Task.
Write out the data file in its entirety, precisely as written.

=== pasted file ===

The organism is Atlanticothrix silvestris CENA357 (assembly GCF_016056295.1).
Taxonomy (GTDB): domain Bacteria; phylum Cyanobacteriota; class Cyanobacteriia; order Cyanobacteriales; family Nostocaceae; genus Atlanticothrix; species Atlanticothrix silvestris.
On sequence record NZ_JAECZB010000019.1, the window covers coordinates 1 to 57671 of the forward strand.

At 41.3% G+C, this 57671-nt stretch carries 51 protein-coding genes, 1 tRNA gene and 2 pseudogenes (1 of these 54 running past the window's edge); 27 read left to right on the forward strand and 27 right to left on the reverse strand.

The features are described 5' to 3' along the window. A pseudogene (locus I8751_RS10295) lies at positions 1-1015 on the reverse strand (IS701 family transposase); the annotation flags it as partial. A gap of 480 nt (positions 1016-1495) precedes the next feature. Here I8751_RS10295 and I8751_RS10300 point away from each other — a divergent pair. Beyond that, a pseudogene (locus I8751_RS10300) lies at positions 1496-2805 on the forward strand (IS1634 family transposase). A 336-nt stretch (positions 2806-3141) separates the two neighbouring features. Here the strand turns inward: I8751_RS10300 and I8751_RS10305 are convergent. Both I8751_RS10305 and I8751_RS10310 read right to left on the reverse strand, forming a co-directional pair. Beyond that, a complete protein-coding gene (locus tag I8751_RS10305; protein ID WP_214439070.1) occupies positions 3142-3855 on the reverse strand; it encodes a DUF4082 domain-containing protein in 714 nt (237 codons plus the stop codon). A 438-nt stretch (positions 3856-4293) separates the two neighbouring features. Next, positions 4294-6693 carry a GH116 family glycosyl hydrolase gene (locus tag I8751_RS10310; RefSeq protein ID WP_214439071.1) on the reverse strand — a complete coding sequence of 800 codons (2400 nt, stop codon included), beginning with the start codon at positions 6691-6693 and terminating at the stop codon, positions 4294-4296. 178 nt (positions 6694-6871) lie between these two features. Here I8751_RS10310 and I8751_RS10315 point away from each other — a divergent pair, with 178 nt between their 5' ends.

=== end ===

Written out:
The organism is Atlanticothrix silvestris CENA357 (assembly GCF_016056295.1).
Taxonomy (GTDB): domain Bacteria; phylum Cyanobacteriota; class Cyanobacteriia; order Cyanobacteriales; family Nostocaceae; genus Atlanticothrix; species Atlanticothrix silvestris.
On sequence record NZ_JAECZB010000019.1, the window covers coordinates 1 to 57671 of the forward strand.

At 41.3% G+C, this 57671-nt stretch carries 51 protein-coding genes, 1 tRNA gene and 2 pseudogenes (1 of these 54 running past the window's edge); 27 read left to right on the forward strand and 27 right to left on the reverse strand.

The features are described 5' to 3' along the window. A pseudogene (locus I8751_RS10295) lies at positions 1-1015 on the reverse strand (IS701 family transposase); the annotation flags it as partial. A gap of 480 nt (positions 1016-1495) precedes the next feature. Here I8751_RS10295 and I8751_RS10300 point away from each other — a divergent pair. Beyond that, a pseudogene (locus I8751_RS10300) lies at positions 1496-2805 on the forward strand (IS1634 family transposase). A 336-nt stretch (positions 2806-3141) separates the two neighbouring features. Here the strand turns inward: I8751_RS10300 and I8751_RS10305 are convergent. Both I8751_RS10305 and I8751_RS10310 read right to left on the reverse strand, forming a co-directional pair. Beyond that, a complete protein-coding gene (locus tag I8751_RS10305; protein ID WP_214439070.1) occupies positions 3142-3855 on the reverse strand; it encodes a DUF4082 domain-containing protein in 714 nt (237 codons plus the stop codon). A 438-nt stretch (positions 3856-4293) separates the two neighbouring features. Next, positions 4294-6693 carry a GH116 family glycosyl hydrolase gene (locus tag I8751_RS10310; RefSeq protein ID WP_214439071.1) on the reverse strand — a complete coding sequence of 800 codons (2400 nt, stop codon included), beginning with the start codon at positions 6691-6693 and terminating at the stop codon, positions 4294-4296. 178 nt (positions 6694-6871) lie between these two features. Here I8751_RS10310 and I8751_RS10315 point away from each other — a divergent pair, with 178 nt between their 5' ends.